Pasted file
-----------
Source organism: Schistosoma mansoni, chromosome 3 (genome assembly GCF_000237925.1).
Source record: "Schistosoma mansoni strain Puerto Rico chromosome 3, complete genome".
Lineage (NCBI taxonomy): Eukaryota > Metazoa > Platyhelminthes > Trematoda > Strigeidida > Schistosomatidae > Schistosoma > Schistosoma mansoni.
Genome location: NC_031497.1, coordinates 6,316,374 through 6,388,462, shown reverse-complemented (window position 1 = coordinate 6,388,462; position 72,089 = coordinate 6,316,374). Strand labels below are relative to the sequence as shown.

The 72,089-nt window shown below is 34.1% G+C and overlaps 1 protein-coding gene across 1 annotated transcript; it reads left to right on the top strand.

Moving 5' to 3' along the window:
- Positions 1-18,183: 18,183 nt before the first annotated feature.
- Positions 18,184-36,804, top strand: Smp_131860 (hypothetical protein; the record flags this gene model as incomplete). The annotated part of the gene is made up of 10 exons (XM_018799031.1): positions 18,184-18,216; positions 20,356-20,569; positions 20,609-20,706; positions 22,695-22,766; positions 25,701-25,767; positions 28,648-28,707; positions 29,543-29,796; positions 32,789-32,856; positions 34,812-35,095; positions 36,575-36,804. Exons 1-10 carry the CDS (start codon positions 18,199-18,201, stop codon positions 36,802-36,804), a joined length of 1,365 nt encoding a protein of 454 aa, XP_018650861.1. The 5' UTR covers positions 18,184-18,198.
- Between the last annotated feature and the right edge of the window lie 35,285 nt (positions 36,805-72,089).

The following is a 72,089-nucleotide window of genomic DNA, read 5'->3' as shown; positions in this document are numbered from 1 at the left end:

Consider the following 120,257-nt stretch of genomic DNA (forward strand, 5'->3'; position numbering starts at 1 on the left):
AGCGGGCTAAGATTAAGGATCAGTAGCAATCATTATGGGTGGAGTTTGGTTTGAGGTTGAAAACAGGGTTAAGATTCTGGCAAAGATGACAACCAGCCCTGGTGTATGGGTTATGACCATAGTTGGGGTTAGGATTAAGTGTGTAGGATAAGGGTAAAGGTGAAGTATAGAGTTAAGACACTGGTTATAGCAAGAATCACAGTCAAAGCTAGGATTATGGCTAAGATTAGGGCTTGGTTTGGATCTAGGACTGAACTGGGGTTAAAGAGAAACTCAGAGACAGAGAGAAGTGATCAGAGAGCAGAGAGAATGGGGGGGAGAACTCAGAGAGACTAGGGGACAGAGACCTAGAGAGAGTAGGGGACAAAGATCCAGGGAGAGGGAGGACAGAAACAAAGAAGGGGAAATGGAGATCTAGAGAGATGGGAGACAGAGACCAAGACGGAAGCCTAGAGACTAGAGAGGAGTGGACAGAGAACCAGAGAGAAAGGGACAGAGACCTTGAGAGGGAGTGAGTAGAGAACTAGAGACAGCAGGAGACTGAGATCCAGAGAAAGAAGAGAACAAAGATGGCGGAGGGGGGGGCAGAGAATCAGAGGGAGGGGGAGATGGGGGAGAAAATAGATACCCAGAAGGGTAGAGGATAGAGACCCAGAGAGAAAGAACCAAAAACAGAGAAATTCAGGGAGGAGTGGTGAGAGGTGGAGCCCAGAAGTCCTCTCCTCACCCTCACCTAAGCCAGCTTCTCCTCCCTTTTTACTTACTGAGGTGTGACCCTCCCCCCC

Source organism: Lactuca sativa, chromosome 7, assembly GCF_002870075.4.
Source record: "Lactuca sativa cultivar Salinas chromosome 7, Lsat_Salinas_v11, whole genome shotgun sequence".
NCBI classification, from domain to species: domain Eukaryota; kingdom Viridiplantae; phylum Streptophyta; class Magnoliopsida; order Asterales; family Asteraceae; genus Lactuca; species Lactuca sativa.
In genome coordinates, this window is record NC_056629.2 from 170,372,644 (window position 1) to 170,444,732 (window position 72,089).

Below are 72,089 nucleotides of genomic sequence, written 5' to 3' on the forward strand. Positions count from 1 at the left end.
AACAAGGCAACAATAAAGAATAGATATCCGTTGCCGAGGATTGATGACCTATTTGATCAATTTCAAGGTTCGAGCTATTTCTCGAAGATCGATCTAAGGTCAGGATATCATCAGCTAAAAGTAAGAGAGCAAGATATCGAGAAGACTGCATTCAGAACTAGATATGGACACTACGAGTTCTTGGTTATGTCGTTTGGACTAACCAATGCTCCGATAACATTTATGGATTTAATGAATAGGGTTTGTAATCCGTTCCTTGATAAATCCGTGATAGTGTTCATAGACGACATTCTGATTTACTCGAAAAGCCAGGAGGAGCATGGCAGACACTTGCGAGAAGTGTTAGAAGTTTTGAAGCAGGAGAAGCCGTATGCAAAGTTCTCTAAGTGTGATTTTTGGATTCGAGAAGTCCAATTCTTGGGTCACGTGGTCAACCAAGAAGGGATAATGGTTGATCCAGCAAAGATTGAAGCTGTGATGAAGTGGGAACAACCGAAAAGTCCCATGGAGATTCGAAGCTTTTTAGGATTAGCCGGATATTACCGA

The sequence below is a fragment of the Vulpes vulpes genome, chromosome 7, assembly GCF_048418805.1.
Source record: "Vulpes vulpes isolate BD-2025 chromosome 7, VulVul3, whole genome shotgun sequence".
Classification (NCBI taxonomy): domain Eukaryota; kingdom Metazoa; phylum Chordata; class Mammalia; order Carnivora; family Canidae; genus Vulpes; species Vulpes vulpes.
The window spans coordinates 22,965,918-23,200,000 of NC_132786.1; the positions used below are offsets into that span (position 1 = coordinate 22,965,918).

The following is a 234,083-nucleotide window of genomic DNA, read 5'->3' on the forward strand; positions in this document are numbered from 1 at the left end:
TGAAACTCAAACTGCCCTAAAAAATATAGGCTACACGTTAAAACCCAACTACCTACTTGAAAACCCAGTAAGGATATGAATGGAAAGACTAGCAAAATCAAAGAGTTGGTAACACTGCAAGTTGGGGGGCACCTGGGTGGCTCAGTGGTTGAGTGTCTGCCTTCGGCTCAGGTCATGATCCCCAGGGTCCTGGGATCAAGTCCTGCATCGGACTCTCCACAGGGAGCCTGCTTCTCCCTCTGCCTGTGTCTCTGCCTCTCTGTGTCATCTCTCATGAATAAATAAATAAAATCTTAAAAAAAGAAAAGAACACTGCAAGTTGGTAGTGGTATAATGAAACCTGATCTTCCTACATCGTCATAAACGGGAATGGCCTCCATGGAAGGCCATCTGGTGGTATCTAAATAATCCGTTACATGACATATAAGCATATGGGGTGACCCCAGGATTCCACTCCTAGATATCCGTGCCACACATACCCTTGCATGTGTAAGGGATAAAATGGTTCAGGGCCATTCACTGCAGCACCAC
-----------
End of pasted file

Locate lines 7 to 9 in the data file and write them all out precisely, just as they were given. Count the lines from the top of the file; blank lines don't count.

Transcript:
- Positions 1-18,183: 18,183 nt before the first annotated feature.
- Positions 18,184-36,804, top strand: Smp_131860 (hypothetical protein; the record flags this gene model as incomplete). The annotated part of the gene is made up of 10 exons (XM_018799031.1): positions 18,184-18,216; positions 20,356-20,569; positions 20,609-20,706; positions 22,695-22,766; positions 25,701-25,767; positions 28,648-28,707; positions 29,543-29,796; positions 32,789-32,856; positions 34,812-35,095; positions 36,575-36,804. Exons 1-10 carry the CDS (start codon positions 18,199-18,201, stop codon positions 36,802-36,804), a joined length of 1,365 nt encoding a protein of 454 aa, XP_018650861.1. The 5' UTR covers positions 18,184-18,198.
- Between the last annotated feature and the right edge of the window lie 35,285 nt (positions 36,805-72,089).